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Re: Nuclear fusion is the force that powers the Sun, the stars, and  [#permalink]

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New post 02 Feb 2019, 22:39
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If you want to go by parallelism, then there must be a parallelism marker such as one of the fanboys. Here 'as' is only a comparison marker.

But generally, it is true that active and passive voice combinations are not favored combis when compared to same voice combis.
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Re: Nuclear fusion is the force that powers the Sun, the stars, and  [#permalink]

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New post 09 Feb 2019, 00:17
the key point is to realize that merging is not separate from power. this is hard point. we use our common sense of this world to realize this meaning point . we do need to understand a little bit of physics to realize this meaning point. we need a good general knowledge to solve this point.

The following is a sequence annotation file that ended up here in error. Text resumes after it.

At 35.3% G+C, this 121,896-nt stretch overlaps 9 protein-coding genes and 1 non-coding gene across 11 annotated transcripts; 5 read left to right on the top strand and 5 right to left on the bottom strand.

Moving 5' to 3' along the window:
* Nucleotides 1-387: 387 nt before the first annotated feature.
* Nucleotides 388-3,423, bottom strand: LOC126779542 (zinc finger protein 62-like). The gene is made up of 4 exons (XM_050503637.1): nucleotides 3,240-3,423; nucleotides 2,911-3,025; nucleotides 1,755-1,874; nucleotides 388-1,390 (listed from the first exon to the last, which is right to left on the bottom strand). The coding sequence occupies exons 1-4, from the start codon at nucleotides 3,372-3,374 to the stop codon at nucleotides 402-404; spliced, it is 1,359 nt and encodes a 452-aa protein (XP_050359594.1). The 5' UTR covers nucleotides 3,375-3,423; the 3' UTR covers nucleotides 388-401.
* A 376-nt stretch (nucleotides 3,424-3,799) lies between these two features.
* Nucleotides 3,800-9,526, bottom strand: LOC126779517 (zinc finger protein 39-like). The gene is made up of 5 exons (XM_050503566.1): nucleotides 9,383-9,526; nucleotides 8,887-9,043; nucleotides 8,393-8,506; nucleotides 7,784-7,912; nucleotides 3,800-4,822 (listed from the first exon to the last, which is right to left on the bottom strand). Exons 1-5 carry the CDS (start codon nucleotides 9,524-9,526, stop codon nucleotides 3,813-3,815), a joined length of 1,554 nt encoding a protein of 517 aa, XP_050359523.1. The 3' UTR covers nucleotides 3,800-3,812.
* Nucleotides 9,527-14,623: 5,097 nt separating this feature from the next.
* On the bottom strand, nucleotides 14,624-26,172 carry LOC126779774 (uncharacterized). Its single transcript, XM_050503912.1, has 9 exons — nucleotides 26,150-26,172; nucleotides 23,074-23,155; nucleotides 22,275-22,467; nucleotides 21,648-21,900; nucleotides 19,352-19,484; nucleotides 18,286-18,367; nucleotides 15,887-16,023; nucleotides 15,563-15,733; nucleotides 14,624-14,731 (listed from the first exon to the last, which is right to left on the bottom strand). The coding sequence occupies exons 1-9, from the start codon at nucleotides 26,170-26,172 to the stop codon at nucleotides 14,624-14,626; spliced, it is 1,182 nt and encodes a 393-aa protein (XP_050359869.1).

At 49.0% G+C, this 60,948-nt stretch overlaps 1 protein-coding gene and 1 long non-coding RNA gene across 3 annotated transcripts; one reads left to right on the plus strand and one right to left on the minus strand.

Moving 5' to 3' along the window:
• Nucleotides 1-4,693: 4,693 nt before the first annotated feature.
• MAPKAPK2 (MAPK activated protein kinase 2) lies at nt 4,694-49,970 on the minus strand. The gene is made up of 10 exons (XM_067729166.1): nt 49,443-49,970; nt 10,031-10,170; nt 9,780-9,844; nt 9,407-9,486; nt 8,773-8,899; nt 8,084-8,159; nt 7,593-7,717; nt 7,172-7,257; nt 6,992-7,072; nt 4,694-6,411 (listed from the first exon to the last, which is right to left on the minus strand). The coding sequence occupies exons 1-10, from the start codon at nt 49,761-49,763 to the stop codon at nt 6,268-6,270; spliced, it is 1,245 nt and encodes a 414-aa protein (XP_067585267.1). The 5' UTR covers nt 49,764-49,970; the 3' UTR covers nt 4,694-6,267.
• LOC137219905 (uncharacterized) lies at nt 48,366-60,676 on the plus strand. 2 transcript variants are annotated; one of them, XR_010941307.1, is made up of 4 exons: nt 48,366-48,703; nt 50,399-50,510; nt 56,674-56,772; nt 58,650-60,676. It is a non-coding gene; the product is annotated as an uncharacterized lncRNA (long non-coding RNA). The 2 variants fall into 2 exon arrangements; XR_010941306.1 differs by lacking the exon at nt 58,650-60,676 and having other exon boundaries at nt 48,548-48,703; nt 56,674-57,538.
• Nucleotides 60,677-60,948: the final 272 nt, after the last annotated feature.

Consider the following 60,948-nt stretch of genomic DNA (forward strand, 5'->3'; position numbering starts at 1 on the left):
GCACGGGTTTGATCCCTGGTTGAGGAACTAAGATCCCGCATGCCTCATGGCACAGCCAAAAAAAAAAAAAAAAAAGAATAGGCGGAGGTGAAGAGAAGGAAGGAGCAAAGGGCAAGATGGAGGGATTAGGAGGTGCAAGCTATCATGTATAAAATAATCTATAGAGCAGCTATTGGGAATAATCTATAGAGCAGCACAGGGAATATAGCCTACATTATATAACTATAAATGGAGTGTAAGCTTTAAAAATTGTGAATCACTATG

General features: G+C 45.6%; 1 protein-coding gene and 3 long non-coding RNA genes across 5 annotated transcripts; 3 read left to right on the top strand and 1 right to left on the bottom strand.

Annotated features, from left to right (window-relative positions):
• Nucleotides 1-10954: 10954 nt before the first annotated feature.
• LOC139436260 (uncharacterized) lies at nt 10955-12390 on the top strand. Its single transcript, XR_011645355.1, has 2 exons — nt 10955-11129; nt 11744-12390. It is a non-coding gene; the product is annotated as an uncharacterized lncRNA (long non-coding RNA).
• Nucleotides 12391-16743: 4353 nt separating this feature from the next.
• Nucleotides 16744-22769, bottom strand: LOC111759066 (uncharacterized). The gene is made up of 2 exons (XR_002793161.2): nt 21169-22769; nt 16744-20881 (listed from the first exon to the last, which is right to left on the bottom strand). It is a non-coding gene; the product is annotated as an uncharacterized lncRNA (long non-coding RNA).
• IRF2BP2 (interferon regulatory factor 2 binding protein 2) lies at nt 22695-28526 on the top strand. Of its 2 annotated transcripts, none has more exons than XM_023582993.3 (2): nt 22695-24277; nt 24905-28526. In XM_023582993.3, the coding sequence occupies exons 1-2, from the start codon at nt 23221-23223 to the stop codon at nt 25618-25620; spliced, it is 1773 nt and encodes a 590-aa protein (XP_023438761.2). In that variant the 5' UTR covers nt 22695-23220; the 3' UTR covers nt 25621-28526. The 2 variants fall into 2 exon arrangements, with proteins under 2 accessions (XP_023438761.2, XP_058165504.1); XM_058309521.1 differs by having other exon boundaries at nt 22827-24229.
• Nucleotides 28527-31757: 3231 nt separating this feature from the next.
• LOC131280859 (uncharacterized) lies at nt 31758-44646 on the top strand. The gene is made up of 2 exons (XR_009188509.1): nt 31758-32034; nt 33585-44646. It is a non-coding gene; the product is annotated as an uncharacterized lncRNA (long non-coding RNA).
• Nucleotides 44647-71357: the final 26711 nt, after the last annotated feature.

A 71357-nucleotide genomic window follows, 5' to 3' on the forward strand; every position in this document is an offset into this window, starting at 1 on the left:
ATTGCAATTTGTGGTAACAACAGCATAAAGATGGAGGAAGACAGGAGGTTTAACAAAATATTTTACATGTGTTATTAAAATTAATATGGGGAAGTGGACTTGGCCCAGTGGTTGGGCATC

in many questions, gmat challenge us to realize wheather two actions, one represented by a verb with tense, other represented by doing, are not separate. this point is basic and hard. whenever we see doing, ask ourself, wether the two actions are not separate.
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Re: Nuclear fusion is the force that powers the Sun, the stars, and  [#permalink]

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New post 26 Jun 2019, 02:40
AjiteshArun VeritasPrepErika Among option A, B, and C, what is wrong with A and B and what does "do" refer to in C?
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Re: Nuclear fusion is the force that powers the Sun, the stars, and  [#permalink]

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Re: Nuclear fusion is the force that powers the Sun, the stars, and  [#permalink]

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New post 22 Aug 2019, 21:28
"instead of" can not be used to connect two similar things. it is a preposition not a conjunction. og2020 offers a question testing this point.
"instead of" in B is wrong
rather than is conjunction, which is used to connect 2 similar things
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Re: Nuclear fusion is the force that powers the Sun, the stars, and   [#permalink] 22 Aug 2019, 21:28